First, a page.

This prospective cohort study included 50 patients admitted from March 2013 until March 2014 to the Critical Care Department, Cairo University Hospitals. This investigation was approved by the Ethical Committee Review Board of the Faculty of Medicine, Cairo University. Consents were acquired from each patient before the enrollment in the study.

According to the hemodynamic instability, all patients were classified according to the degree of their sepsis into [9]:
  1. Group 1: sepsis.
  2. Group 2: septic shock.


Criteria for sepsis and septic shock had followed the modification of the third International Consensus Definitions for Sepsis and Septic Shock (Sepsis 3) [9].

The variables used for patients’ stratification were as follows [9]:

General variables

  1. Fever (>38.3°C).
  2. Hypothermia (core temperature<36°C).
  3. Tachycardia (>100 beats/min).
  4. Tachypnea (>20 breaths/min).
  5. Altered mental status.
  6. Significant edema all over the body or positive fluid balance (>20 ml/kg/24 h).
  7. Hyperglycemia (plasma glucose>140 mg/dl) without a history of diabetes mellitus.


Inflammatory variables

  1. Leukocytosis [white blood cell (WBC) count>12 000/µl] or leukopenia (WBC count<4000/µl) or normal WBC count with more than 10% immature cells.
  2. Plasma C-reactive protein (CRP) more than 2 SD above the normal value and the serum concentration of CRP less than 10 mg/l in 99% of normal samples [10].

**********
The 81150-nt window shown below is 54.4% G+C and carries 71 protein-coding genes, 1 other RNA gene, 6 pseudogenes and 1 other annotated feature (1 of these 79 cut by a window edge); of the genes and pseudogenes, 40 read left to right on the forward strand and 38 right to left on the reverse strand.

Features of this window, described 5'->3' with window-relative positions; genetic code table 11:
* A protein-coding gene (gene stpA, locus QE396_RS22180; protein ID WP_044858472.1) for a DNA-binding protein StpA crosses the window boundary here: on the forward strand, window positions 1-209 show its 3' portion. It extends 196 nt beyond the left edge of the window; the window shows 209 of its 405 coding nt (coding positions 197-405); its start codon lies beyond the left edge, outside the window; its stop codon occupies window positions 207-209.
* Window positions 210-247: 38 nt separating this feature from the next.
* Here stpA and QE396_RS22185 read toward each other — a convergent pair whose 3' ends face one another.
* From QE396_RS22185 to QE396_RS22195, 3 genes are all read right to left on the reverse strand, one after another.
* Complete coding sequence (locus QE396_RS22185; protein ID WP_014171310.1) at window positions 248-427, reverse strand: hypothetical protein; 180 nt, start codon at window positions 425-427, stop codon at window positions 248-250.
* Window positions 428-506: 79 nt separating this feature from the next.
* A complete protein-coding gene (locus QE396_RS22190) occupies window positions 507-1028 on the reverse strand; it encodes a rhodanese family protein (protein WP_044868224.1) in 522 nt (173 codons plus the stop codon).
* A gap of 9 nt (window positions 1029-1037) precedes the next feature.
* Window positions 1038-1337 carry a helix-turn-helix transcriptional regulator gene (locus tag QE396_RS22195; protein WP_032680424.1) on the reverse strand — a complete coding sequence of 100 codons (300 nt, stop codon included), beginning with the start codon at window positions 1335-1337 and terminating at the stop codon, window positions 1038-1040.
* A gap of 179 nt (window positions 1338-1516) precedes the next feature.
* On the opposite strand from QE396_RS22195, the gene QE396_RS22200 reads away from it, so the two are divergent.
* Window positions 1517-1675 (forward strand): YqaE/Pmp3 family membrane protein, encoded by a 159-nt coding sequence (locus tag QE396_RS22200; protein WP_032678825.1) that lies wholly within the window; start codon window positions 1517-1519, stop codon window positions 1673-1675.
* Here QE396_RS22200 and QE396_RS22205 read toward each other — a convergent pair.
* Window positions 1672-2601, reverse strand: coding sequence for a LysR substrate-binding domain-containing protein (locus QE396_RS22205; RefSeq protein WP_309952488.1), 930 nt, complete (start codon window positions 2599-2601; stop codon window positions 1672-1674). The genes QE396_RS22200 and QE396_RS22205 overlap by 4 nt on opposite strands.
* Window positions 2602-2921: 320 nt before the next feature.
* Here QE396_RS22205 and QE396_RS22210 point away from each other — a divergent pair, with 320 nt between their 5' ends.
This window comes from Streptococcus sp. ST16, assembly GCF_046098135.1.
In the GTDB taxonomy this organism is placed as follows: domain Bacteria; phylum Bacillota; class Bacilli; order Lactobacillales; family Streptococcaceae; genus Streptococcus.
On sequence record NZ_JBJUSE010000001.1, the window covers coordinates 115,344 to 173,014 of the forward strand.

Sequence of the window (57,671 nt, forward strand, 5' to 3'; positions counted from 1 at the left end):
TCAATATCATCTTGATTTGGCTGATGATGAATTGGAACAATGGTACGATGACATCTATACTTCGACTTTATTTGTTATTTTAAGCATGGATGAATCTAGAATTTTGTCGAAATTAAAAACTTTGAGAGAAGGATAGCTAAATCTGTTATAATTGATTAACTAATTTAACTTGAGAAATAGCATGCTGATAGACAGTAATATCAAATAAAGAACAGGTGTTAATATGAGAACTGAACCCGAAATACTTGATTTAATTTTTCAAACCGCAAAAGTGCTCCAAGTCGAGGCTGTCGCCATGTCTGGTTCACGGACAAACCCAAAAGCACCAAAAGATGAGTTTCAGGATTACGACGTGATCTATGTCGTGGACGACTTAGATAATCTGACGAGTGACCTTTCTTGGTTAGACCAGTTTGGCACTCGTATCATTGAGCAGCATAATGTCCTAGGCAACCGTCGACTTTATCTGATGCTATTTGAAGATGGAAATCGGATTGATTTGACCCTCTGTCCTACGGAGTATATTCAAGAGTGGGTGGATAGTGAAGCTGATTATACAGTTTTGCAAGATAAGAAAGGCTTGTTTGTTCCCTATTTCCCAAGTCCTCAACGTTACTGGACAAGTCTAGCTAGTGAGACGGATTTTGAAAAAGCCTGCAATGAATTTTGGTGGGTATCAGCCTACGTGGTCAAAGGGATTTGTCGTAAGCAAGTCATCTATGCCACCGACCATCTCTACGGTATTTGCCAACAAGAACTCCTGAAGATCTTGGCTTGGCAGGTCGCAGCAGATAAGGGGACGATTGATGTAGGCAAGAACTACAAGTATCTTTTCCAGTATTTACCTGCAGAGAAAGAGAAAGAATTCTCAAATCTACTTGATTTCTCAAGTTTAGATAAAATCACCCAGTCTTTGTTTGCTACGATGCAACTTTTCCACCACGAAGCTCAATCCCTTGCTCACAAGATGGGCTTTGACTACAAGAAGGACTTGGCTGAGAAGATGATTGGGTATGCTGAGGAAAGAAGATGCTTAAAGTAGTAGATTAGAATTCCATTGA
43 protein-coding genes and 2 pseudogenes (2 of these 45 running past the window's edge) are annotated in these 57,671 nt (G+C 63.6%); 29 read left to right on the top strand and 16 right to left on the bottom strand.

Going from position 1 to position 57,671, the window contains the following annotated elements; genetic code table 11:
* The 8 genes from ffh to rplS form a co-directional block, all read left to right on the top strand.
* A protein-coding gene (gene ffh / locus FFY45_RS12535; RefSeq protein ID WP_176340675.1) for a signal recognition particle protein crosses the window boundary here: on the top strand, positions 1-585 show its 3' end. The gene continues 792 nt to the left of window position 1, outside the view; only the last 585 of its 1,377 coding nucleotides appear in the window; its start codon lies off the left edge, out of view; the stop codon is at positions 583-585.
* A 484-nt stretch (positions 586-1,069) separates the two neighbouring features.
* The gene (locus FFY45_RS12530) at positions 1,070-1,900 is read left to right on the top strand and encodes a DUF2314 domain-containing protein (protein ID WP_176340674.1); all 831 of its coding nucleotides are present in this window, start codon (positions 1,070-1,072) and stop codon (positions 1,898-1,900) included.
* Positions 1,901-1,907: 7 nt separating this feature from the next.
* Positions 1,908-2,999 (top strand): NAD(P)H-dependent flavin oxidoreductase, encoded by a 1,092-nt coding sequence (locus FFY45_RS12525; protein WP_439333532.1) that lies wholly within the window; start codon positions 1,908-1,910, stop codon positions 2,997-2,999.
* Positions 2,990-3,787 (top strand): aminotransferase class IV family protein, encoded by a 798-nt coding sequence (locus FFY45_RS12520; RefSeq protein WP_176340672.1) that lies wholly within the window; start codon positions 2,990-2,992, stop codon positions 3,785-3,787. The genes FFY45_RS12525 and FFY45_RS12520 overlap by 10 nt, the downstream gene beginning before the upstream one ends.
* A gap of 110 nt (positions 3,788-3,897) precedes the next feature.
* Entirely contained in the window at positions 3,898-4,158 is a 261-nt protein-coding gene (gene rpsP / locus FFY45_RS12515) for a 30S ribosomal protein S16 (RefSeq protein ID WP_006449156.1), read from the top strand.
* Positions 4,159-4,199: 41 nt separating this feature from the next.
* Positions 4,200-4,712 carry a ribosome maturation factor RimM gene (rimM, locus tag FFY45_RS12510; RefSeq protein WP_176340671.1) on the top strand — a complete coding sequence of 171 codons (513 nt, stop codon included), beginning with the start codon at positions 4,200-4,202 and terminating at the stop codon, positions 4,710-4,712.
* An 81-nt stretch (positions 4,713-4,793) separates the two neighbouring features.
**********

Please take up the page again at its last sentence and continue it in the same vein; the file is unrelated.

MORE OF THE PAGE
Hemodynamic parameters

  1. Arterial hypotension: systolic blood pressure less than 90 mmHg, mean arterial blood pressure less than 70 mmHg, or systolic blood pressure decrease more than 40 mmHg.


Organ dysfunction variables

  1. Arterial hypoxemia (PaO2/FiO2<300).
  2. Acute oliguria (urine output<0.5 ml/kg/h for at least 2 h despite adequate fluid resuscitation).
  3. Serum creatinine increase more than 0.5 mg/dl.
  4. Coagulation abnormalities (international normalized ratio>1.5 or activated partial thromboplastin time>60 s).
  5. Ileus (absence of bowel sounds).
  6. Thrombocytopenia (platelet count<100 000/µl).
  7. Hyperbilirubinemia (plasma total bilirubin>4 mg/dl).


Tissue perfusion variables

  1. Decreased capillary refill or mottling.
  2. Increase serum lactate level less than 2 mmol/l.


Exclusion criteria

  1. History of heart, hepatic, or renal diseases.
  2. Evidence of acute myocardial ischemia.
  3. Evidence of acute pulmonary embolism.


During the first 24 h, all patients were subjected to the following:
  1. Full history and clinical examination.
  2. Laboratory blood tests:
    1. Complete blood counts on admission.
    2. Liver function tests to detect the presence of liver dysfunction including aspartate transaminase, alanine aminotransferase, and serum albumin.
    3. Kidney function tests: blood urea and serum creatinine.
    4. Coagulation profile.
    5. Arterial blood gasses.
    6. CRP.
  3. 12-Lead ECG and plain chest radiograph.
  4. Acute Physiology and Chronic Health Evaluation II (APACHE II) score [11]: calculated using 12 routine physiological measurements.
  5. Serum level of H-FABP: